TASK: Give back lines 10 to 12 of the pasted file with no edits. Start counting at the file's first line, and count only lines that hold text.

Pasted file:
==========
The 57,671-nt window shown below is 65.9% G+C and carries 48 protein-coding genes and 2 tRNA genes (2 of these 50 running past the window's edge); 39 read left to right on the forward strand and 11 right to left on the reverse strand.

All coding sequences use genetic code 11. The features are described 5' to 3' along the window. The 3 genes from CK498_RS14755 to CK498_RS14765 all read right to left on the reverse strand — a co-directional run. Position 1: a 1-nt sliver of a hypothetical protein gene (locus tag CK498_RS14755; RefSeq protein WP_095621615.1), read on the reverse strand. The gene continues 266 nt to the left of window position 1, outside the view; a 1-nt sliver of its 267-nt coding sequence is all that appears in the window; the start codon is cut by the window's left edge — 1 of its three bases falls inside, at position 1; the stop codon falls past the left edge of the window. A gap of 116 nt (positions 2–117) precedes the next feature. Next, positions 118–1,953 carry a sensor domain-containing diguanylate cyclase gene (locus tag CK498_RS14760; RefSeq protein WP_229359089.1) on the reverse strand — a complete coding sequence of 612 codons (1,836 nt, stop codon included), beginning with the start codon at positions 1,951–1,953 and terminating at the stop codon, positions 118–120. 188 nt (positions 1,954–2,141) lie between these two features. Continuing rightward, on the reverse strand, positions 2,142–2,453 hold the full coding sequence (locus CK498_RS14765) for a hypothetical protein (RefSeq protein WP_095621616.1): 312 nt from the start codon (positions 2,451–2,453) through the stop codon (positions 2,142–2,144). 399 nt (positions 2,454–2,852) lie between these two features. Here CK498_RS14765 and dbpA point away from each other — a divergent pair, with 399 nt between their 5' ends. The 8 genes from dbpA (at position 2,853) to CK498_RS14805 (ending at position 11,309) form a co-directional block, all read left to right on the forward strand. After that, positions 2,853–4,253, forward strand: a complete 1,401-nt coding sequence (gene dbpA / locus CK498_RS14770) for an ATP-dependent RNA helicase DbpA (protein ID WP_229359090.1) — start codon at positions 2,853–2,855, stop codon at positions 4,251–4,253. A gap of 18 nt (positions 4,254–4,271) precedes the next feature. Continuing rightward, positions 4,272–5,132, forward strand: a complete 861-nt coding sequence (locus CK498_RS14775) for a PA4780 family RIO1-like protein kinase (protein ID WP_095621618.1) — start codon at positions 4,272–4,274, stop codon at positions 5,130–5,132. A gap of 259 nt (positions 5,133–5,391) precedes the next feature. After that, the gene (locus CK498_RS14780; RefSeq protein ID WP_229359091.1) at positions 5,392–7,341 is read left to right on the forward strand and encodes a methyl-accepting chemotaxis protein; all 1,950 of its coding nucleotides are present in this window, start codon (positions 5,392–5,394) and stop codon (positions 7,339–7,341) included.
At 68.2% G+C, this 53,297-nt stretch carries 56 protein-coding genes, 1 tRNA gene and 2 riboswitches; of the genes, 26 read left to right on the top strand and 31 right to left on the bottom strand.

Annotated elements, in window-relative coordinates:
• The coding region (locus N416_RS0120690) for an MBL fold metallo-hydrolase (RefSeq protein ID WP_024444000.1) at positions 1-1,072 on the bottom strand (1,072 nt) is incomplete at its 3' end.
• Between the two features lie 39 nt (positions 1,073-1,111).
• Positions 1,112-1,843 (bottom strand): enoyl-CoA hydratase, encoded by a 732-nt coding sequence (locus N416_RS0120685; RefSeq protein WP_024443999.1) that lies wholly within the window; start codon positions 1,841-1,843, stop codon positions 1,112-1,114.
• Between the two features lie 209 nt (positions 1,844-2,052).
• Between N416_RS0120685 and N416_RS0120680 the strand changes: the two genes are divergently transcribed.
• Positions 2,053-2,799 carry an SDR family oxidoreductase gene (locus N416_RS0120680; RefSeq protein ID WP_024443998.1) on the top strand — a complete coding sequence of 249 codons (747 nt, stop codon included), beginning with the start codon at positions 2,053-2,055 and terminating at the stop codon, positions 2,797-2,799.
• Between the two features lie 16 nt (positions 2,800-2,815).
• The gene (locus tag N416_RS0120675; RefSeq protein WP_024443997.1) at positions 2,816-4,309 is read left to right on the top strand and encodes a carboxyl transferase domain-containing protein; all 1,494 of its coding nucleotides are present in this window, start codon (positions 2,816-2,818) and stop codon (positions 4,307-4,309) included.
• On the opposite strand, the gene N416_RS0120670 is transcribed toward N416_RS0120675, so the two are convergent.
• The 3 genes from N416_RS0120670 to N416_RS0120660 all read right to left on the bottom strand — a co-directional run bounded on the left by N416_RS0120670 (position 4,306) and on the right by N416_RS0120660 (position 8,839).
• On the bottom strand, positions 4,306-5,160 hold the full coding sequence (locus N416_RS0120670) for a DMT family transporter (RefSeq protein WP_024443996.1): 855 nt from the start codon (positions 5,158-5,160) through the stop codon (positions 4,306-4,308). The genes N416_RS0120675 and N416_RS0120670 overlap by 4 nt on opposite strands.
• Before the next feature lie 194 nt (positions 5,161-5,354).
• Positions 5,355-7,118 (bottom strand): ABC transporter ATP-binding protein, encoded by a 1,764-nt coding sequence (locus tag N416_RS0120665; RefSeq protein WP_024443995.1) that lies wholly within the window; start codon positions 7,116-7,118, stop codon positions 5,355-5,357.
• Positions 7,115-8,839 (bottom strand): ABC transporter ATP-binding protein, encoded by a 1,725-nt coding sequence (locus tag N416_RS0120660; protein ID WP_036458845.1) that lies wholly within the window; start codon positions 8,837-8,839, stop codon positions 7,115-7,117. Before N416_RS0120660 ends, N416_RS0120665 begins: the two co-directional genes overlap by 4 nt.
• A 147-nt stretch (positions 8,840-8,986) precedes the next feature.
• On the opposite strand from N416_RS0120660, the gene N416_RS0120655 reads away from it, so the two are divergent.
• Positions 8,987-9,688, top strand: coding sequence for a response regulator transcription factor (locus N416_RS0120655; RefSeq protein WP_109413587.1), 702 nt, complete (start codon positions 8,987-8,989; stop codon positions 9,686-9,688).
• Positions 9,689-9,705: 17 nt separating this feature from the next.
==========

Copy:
• Positions 2,053-2,799 carry an SDR family oxidoreductase gene (locus N416_RS0120680; RefSeq protein ID WP_024443998.1) on the top strand — a complete coding sequence of 249 codons (747 nt, stop codon included), beginning with the start codon at positions 2,053-2,055 and terminating at the stop codon, positions 2,797-2,799.
• Between the two features lie 16 nt (positions 2,800-2,815).
• The gene (locus tag N416_RS0120675; RefSeq protein WP_024443997.1) at positions 2,816-4,309 is read left to right on the top strand and encodes a carboxyl transferase domain-containing protein; all 1,494 of its coding nucleotides are present in this window, start codon (positions 2,816-2,818) and stop codon (positions 4,307-4,309) included.